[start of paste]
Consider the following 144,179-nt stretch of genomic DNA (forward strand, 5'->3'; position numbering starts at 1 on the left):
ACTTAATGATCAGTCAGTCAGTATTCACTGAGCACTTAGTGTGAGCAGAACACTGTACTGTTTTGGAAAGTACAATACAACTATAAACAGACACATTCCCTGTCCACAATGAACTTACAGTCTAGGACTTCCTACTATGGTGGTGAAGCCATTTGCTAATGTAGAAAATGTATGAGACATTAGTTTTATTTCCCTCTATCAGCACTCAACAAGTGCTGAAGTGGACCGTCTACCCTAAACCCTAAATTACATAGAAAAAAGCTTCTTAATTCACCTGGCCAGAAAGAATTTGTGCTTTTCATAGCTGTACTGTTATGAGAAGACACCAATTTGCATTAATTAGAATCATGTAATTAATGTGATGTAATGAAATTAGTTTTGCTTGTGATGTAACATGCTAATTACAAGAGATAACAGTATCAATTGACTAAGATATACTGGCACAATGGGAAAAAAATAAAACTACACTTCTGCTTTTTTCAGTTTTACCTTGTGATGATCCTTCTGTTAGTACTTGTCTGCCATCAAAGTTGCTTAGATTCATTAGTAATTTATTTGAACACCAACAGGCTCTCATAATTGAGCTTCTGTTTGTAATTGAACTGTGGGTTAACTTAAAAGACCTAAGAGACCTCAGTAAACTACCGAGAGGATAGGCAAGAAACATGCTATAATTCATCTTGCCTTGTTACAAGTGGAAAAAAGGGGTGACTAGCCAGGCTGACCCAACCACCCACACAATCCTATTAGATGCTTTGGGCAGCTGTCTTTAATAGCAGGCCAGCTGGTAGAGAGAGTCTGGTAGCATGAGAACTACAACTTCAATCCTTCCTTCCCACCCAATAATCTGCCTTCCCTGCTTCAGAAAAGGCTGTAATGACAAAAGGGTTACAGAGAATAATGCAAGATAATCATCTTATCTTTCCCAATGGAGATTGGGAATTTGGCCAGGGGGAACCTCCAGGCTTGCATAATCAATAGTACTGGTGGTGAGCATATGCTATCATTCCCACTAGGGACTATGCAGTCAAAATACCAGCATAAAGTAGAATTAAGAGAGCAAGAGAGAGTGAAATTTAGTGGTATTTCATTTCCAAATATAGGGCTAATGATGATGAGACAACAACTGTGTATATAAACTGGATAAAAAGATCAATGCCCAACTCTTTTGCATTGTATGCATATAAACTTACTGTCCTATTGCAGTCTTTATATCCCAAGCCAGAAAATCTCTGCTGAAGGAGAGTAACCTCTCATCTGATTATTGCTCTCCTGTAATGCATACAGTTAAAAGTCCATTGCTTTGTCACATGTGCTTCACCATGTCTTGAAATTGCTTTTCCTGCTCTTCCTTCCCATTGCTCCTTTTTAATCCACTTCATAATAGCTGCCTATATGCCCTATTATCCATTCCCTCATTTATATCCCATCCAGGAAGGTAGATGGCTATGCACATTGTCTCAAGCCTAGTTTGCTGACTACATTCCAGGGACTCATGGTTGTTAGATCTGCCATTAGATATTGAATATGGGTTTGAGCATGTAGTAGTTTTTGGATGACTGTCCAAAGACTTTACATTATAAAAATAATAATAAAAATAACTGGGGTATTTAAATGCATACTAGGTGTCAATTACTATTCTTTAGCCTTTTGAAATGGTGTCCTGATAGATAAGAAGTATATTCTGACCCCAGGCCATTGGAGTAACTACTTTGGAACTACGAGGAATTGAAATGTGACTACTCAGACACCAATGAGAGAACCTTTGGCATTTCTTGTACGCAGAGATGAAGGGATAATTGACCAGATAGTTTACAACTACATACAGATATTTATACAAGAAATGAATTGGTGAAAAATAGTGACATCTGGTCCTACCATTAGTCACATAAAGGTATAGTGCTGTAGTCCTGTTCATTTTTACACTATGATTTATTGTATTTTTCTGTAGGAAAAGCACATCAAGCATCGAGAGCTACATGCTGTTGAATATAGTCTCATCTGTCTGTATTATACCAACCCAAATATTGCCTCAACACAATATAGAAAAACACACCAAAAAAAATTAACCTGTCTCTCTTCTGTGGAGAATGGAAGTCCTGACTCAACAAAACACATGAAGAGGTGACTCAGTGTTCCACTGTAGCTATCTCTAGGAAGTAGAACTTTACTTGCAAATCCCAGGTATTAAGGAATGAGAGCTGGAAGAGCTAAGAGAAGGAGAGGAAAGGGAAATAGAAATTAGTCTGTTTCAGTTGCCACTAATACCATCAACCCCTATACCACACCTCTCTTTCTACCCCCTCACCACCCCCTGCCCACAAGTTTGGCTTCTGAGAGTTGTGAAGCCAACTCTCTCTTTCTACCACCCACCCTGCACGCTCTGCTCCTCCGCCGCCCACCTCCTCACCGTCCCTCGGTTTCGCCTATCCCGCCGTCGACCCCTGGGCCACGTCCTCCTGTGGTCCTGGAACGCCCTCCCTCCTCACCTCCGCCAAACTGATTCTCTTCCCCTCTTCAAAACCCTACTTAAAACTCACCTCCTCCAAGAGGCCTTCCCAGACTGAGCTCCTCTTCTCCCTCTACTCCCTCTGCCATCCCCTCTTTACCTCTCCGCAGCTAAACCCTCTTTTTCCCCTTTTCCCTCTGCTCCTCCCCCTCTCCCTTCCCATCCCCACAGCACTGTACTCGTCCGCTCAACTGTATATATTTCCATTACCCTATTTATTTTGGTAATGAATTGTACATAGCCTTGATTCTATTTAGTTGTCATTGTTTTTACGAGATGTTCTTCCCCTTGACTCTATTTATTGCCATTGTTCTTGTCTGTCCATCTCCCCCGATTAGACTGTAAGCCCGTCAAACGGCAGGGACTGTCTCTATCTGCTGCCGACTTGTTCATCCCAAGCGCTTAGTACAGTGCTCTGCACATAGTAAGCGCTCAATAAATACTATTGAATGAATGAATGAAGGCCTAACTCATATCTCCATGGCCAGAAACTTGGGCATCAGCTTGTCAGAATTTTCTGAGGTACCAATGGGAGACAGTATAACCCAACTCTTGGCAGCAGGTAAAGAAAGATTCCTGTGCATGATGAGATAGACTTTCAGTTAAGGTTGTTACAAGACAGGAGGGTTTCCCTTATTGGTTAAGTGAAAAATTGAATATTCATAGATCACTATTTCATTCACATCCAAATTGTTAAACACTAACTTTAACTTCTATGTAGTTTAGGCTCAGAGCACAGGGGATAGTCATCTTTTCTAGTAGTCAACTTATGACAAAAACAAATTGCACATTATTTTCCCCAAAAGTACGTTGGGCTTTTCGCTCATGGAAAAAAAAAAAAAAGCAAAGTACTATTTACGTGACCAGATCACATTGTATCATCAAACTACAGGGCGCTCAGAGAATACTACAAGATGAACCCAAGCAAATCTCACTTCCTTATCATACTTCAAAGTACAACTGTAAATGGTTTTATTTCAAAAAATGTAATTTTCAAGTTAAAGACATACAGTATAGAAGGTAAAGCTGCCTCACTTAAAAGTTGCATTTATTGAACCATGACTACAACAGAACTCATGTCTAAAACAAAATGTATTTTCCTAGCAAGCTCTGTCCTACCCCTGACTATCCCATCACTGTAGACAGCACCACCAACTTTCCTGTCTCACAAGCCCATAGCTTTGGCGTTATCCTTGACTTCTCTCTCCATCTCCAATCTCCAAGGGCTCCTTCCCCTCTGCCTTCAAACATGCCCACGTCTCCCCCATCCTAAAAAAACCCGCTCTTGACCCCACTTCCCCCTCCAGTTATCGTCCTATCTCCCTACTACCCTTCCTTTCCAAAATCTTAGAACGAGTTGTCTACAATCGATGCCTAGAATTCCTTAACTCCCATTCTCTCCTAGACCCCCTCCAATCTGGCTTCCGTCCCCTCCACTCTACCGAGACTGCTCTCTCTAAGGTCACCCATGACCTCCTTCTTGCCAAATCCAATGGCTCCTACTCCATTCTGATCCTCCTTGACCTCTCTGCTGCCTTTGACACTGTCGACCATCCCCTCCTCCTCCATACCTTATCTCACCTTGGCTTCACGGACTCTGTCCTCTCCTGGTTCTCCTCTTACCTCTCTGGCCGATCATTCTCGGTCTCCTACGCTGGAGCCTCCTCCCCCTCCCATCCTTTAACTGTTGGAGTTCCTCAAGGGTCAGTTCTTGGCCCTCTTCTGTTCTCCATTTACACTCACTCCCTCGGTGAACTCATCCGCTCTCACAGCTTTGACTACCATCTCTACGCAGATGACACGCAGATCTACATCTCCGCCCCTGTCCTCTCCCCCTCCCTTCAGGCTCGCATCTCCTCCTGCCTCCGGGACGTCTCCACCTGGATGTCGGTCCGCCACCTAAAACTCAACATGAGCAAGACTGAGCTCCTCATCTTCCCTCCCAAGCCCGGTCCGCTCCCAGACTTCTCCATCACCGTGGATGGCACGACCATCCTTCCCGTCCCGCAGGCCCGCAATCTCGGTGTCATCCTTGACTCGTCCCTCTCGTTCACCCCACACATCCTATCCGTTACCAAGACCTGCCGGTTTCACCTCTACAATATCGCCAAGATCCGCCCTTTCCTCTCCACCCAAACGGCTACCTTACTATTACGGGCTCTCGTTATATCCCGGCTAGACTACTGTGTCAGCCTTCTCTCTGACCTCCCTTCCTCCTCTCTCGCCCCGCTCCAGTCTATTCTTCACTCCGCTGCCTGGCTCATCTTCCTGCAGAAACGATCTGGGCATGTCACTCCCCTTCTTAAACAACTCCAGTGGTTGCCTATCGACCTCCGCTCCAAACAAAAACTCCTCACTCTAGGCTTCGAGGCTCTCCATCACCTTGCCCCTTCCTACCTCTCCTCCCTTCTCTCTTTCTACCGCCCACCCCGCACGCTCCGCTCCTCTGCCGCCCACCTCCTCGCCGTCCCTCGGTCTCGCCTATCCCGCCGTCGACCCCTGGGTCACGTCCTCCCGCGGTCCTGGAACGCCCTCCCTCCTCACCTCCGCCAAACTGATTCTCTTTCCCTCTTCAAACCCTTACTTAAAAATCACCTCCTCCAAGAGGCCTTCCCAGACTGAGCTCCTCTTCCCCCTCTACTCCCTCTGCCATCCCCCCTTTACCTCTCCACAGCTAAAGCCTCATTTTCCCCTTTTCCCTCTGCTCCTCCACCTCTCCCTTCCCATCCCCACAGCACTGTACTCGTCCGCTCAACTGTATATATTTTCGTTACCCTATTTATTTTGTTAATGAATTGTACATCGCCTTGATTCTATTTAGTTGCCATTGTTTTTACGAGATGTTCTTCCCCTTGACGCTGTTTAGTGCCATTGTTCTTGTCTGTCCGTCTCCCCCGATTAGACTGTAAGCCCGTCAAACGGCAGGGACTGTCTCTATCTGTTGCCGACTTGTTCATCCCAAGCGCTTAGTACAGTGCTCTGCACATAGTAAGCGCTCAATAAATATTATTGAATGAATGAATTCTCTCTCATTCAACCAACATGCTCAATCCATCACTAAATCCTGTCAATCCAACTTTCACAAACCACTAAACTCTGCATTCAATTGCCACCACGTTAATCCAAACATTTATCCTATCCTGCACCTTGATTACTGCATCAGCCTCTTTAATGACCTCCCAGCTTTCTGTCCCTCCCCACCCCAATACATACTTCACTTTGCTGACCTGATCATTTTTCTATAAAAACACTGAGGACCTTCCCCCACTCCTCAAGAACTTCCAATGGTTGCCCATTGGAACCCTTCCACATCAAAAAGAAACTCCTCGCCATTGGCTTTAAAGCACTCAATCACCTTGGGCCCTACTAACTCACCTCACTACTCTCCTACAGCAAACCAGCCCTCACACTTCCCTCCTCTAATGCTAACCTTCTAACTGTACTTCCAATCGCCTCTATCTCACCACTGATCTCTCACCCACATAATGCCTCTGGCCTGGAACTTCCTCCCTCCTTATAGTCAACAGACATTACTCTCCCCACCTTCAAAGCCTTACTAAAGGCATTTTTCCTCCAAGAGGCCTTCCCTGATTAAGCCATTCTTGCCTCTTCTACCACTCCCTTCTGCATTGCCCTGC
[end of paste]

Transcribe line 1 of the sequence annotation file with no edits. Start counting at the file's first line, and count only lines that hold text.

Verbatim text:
Consider the following 144,179-nt stretch of genomic DNA (forward strand, 5'->3'; position numbering starts at 1 on the left):